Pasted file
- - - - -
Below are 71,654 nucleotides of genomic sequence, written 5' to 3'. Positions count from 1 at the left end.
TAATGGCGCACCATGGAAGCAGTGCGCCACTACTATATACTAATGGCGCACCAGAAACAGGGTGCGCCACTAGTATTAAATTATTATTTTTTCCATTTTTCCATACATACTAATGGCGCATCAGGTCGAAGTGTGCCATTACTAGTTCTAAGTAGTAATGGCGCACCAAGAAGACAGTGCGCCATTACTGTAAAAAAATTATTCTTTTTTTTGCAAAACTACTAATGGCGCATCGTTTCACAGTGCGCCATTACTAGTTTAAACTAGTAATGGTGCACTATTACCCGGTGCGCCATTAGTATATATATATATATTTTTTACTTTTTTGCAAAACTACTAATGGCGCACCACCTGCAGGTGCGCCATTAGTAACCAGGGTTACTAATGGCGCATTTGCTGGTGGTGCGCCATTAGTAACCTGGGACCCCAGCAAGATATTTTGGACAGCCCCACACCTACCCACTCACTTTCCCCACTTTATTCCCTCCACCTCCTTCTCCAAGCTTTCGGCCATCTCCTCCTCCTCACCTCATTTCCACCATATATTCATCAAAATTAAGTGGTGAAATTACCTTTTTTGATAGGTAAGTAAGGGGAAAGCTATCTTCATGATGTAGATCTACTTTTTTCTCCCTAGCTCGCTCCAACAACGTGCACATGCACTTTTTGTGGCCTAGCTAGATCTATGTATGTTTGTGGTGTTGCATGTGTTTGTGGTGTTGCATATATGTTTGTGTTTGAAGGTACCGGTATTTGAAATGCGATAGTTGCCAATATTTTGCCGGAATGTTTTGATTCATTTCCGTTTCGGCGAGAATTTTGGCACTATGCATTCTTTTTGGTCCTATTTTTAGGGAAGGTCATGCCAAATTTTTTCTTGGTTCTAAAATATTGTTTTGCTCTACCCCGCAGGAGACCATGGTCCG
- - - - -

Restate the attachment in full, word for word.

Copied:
Below are 71,654 nucleotides of genomic sequence, written 5' to 3'. Positions count from 1 at the left end.
TAATGGCGCACCATGGAAGCAGTGCGCCACTACTATATACTAATGGCGCACCAGAAACAGGGTGCGCCACTAGTATTAAATTATTATTTTTTCCATTTTTCCATACATACTAATGGCGCATCAGGTCGAAGTGTGCCATTACTAGTTCTAAGTAGTAATGGCGCACCAAGAAGACAGTGCGCCATTACTGTAAAAAAATTATTCTTTTTTTTGCAAAACTACTAATGGCGCATCGTTTCACAGTGCGCCATTACTAGTTTAAACTAGTAATGGTGCACTATTACCCGGTGCGCCATTAGTATATATATATATATTTTTTACTTTTTTGCAAAACTACTAATGGCGCACCACCTGCAGGTGCGCCATTAGTAACCAGGGTTACTAATGGCGCATTTGCTGGTGGTGCGCCATTAGTAACCTGGGACCCCAGCAAGATATTTTGGACAGCCCCACACCTACCCACTCACTTTCCCCACTTTATTCCCTCCACCTCCTTCTCCAAGCTTTCGGCCATCTCCTCCTCCTCACCTCATTTCCACCATATATTCATCAAAATTAAGTGGTGAAATTACCTTTTTTGATAGGTAAGTAAGGGGAAAGCTATCTTCATGATGTAGATCTACTTTTTTCTCCCTAGCTCGCTCCAACAACGTGCACATGCACTTTTTGTGGCCTAGCTAGATCTATGTATGTTTGTGGTGTTGCATGTGTTTGTGGTGTTGCATATATGTTTGTGTTTGAAGGTACCGGTATTTGAAATGCGATAGTTGCCAATATTTTGCCGGAATGTTTTGATTCATTTCCGTTTCGGCGAGAATTTTGGCACTATGCATTCTTTTTGGTCCTATTTTTAGGGAAGGTCATGCCAAATTTTTTCTTGGTTCTAAAATATTGTTTTGCTCTACCCCGCAGGAGACCATGGTCCG